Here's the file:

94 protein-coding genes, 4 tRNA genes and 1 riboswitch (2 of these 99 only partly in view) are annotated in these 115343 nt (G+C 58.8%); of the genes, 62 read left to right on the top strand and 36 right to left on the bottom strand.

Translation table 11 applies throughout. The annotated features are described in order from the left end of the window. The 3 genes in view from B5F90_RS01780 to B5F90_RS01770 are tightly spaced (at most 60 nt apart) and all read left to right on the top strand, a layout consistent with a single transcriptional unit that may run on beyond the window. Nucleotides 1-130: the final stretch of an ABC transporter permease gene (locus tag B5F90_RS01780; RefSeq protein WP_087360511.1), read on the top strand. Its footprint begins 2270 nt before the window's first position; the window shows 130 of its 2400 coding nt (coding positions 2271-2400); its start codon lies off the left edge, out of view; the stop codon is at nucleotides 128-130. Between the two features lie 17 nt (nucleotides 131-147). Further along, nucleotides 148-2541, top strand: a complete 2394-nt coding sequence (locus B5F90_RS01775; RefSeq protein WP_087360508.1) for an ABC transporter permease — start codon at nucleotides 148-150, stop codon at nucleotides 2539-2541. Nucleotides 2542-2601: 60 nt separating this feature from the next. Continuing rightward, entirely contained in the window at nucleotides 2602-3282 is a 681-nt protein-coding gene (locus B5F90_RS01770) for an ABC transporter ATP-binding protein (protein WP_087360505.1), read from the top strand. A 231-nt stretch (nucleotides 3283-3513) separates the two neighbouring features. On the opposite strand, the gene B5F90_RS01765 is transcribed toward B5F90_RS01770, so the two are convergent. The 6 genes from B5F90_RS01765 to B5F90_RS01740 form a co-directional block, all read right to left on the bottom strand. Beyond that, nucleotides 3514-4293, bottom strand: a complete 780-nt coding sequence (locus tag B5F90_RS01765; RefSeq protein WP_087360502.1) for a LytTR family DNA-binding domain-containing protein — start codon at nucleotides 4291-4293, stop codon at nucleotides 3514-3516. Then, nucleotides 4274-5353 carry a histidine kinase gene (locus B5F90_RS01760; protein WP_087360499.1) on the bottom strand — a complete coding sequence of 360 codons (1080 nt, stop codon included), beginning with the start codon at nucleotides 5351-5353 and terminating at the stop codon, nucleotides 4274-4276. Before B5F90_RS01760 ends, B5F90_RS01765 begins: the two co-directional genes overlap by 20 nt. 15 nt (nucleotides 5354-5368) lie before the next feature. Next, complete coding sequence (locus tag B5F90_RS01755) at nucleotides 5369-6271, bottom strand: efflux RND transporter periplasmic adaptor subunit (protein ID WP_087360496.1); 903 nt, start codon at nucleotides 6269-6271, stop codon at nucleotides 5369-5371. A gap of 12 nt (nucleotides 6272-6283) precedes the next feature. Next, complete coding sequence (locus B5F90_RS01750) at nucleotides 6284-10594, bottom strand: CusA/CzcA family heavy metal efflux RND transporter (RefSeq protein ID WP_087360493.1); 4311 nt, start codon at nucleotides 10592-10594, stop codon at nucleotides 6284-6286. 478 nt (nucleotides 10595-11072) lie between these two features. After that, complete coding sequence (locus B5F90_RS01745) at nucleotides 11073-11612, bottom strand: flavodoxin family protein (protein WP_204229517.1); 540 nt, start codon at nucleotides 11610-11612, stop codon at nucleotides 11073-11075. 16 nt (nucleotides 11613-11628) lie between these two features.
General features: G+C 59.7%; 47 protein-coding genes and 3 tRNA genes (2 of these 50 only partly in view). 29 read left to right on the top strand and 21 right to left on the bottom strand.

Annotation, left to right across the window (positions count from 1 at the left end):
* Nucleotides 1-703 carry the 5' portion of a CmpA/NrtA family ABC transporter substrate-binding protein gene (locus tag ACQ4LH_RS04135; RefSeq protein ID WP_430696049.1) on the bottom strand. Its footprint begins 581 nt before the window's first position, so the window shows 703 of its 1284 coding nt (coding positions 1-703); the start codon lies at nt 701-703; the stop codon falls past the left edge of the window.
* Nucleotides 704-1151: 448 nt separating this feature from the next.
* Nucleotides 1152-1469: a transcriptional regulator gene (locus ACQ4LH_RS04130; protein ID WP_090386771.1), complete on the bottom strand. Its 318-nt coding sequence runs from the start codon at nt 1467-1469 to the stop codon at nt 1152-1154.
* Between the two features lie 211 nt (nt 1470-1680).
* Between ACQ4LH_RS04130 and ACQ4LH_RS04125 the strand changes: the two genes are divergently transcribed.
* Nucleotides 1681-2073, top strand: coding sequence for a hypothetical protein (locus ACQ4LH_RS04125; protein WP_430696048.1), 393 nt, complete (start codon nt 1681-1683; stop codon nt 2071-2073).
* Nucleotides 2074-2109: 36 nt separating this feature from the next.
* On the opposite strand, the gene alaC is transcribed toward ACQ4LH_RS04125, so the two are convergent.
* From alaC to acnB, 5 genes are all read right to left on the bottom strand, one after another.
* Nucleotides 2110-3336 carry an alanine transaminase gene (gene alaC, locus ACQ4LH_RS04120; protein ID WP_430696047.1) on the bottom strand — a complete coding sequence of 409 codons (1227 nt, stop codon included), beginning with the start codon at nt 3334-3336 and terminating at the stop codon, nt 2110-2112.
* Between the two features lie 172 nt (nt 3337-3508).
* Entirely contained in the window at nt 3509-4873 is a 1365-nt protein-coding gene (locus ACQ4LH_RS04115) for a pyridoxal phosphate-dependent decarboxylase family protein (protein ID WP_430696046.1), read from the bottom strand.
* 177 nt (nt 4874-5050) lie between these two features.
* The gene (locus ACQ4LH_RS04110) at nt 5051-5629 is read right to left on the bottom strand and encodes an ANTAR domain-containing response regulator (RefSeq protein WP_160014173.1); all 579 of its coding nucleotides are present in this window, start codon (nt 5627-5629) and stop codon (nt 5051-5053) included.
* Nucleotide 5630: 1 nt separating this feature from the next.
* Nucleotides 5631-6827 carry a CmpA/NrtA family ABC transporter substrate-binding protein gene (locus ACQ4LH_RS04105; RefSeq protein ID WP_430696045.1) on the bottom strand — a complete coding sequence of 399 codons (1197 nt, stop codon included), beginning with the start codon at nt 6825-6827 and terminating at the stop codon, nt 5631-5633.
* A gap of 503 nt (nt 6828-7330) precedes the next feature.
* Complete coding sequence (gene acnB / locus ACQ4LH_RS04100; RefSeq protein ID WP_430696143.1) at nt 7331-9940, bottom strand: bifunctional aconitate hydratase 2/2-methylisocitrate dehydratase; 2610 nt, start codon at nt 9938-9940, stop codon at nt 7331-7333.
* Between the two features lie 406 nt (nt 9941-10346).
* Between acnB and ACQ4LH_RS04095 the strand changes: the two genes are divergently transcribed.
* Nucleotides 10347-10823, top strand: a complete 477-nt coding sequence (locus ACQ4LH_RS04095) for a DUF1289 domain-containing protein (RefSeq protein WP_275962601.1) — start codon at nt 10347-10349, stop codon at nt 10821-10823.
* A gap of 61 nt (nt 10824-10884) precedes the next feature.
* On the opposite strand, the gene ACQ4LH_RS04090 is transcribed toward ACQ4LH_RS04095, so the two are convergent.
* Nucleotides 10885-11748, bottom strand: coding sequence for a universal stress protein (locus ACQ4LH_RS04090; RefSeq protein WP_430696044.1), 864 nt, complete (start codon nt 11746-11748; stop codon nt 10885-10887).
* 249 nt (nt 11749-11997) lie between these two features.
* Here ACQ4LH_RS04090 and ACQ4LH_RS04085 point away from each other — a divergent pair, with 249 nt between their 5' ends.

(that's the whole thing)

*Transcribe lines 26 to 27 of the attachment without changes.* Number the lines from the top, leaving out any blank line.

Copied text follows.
* A gap of 61 nt (nt 10824-10884) precedes the next feature.
* On the opposite strand, the gene ACQ4LH_RS04090 is transcribed toward ACQ4LH_RS04095, so the two are convergent.